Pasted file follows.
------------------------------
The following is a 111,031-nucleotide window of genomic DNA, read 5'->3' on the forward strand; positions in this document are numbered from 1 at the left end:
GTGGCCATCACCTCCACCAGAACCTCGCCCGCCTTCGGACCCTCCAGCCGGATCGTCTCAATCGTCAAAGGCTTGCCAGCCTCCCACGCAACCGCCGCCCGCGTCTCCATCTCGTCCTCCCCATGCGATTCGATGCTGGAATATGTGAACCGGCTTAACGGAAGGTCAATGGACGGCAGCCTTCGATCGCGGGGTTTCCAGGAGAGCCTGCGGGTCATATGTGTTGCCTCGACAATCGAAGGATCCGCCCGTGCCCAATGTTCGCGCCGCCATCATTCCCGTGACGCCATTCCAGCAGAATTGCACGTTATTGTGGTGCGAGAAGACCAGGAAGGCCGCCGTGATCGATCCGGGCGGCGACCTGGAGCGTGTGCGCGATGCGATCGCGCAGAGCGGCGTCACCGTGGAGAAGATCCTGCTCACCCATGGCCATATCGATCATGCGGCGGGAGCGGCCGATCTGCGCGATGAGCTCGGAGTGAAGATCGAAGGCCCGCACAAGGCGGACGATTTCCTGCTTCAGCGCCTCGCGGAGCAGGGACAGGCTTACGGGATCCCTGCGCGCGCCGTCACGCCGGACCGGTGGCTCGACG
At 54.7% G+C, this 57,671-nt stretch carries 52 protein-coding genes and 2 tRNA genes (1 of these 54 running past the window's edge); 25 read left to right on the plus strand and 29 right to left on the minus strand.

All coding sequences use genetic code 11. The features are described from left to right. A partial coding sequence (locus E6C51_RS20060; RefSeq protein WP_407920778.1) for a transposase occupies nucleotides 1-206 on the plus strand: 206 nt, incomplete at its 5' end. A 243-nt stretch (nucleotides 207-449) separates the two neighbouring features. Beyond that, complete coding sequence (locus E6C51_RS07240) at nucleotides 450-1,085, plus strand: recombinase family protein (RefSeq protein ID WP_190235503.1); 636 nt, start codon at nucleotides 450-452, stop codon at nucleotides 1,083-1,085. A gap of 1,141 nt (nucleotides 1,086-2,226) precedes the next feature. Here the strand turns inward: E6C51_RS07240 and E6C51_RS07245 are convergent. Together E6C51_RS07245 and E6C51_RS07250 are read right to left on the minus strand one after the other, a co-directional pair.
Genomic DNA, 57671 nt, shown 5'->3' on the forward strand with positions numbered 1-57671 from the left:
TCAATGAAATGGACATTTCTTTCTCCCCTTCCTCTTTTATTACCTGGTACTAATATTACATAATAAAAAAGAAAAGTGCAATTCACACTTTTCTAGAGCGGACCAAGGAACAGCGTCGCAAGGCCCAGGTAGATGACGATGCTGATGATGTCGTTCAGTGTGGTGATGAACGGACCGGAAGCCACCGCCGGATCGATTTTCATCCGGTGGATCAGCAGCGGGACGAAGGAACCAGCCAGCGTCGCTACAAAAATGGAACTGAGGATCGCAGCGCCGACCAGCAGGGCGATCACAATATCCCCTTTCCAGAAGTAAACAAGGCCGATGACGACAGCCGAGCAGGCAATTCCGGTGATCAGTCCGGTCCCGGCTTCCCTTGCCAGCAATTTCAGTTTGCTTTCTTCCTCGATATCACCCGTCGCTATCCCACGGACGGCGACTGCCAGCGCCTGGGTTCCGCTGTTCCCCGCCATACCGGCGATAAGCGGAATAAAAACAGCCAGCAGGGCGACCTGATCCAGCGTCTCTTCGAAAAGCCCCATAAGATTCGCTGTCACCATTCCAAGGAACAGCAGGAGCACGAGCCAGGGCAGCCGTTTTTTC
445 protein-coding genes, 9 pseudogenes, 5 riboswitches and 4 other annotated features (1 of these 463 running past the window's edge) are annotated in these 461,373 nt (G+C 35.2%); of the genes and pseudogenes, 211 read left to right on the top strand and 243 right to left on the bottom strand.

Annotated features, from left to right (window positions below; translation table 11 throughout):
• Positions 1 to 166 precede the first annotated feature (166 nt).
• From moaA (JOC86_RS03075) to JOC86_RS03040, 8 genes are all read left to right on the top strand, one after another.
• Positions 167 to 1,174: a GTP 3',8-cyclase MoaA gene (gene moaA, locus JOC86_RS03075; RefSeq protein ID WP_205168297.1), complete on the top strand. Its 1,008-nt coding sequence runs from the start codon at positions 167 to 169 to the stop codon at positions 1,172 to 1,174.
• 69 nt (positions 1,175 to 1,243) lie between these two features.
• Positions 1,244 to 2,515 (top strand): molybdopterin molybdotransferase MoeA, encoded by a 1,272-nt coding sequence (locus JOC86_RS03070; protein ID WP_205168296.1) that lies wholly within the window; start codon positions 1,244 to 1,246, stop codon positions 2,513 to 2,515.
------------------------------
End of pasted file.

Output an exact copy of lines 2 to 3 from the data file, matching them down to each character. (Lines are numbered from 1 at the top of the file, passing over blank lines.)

GTGGCCATCACCTCCACCAGAACCTCGCCCGCCTTCGGACCCTCCAGCCGGATCGTCTCAATCGTCAAAGGCTTGCCAGCCTCCCACGCAACCGCCGCCCGCGTCTCCATCTCGTCCTCCCCATGCGATTCGATGCTGGAATATGTGAACCGGCTTAACGGAAGGTCAATGGACGGCAGCCTTCGATCGCGGGGTTTCCAGGAGAGCCTGCGGGTCATATGTGTTGCCTCGACAATCGAAGGATCCGCCCGTGCCCAATGTTCGCGCCGCCATCATTCCCGTGACGCCATTCCAGCAGAATTGCACGTTATTGTGGTGCGAGAAGACCAGGAAGGCCGCCGTGATCGATCCGGGCGGCGACCTGGAGCGTGTGCGCGATGCGATCGCGCAGAGCGGCGTCACCGTGGAGAAGATCCTGCTCACCCATGGCCATATCGATCATGCGGCGGGAGCGGCCGATCTGCGCGATGAGCTCGGAGTGAAGATCGAAGGCCCGCACAAGGCGGACGATTTCCTGCTTCAGCGCCTCGCGGAGCAGGGACAGGCTTACGGGATCCCTGCGCGCGCCGTCACGCCGGACCGGTGGCTCGACG
At 54.7% G+C, this 57,671-nt stretch carries 52 protein-coding genes and 2 tRNA genes (1 of these 54 running past the window's edge); 25 read left to right on the plus strand and 29 right to left on the minus strand.